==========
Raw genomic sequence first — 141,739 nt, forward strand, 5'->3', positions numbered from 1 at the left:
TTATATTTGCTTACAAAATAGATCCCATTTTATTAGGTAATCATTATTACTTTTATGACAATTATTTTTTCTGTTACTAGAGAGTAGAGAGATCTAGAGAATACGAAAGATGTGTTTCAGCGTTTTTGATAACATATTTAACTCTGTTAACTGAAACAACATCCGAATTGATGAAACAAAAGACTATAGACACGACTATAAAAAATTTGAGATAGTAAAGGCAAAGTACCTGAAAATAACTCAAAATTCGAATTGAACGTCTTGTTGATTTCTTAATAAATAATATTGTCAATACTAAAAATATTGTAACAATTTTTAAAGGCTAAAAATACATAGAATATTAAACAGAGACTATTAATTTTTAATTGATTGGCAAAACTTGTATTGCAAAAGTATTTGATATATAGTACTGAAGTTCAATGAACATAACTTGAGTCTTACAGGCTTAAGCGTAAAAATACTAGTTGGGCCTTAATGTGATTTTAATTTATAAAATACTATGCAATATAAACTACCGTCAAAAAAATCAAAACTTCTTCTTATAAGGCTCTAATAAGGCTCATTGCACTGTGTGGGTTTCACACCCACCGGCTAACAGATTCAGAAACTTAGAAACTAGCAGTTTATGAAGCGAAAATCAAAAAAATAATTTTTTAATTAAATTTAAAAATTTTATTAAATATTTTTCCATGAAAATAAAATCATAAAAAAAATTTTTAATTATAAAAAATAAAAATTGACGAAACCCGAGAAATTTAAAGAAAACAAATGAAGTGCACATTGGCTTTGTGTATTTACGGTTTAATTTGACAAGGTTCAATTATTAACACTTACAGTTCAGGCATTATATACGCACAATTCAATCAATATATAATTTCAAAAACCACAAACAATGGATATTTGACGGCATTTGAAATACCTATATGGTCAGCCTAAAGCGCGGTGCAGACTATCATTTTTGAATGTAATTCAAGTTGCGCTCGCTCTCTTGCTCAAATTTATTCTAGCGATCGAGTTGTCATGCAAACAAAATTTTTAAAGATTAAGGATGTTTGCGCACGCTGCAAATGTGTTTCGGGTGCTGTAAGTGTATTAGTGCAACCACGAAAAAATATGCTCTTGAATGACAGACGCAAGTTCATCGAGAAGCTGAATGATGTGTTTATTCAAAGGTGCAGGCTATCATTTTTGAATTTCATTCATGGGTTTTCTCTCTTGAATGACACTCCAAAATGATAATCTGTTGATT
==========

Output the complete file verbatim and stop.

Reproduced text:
Raw genomic sequence first — 141,739 nt, forward strand, 5'->3', positions numbered from 1 at the left:
TTATATTTGCTTACAAAATAGATCCCATTTTATTAGGTAATCATTATTACTTTTATGACAATTATTTTTTCTGTTACTAGAGAGTAGAGAGATCTAGAGAATACGAAAGATGTGTTTCAGCGTTTTTGATAACATATTTAACTCTGTTAACTGAAACAACATCCGAATTGATGAAACAAAAGACTATAGACACGACTATAAAAAATTTGAGATAGTAAAGGCAAAGTACCTGAAAATAACTCAAAATTCGAATTGAACGTCTTGTTGATTTCTTAATAAATAATATTGTCAATACTAAAAATATTGTAACAATTTTTAAAGGCTAAAAATACATAGAATATTAAACAGAGACTATTAATTTTTAATTGATTGGCAAAACTTGTATTGCAAAAGTATTTGATATATAGTACTGAAGTTCAATGAACATAACTTGAGTCTTACAGGCTTAAGCGTAAAAATACTAGTTGGGCCTTAATGTGATTTTAATTTATAAAATACTATGCAATATAAACTACCGTCAAAAAAATCAAAACTTCTTCTTATAAGGCTCTAATAAGGCTCATTGCACTGTGTGGGTTTCACACCCACCGGCTAACAGATTCAGAAACTTAGAAACTAGCAGTTTATGAAGCGAAAATCAAAAAAATAATTTTTTAATTAAATTTAAAAATTTTATTAAATATTTTTCCATGAAAATAAAATCATAAAAAAAATTTTTAATTATAAAAAATAAAAATTGACGAAACCCGAGAAATTTAAAGAAAACAAATGAAGTGCACATTGGCTTTGTGTATTTACGGTTTAATTTGACAAGGTTCAATTATTAACACTTACAGTTCAGGCATTATATACGCACAATTCAATCAATATATAATTTCAAAAACCACAAACAATGGATATTTGACGGCATTTGAAATACCTATATGGTCAGCCTAAAGCGCGGTGCAGACTATCATTTTTGAATGTAATTCAAGTTGCGCTCGCTCTCTTGCTCAAATTTATTCTAGCGATCGAGTTGTCATGCAAACAAAATTTTTAAAGATTAAGGATGTTTGCGCACGCTGCAAATGTGTTTCGGGTGCTGTAAGTGTATTAGTGCAACCACGAAAAAATATGCTCTTGAATGACAGACGCAAGTTCATCGAGAAGCTGAATGATGTGTTTATTCAAAGGTGCAGGCTATCATTTTTGAATTTCATTCATGGGTTTTCTCTCTTGAATGACACTCCAAAATGATAATCTGTTGATT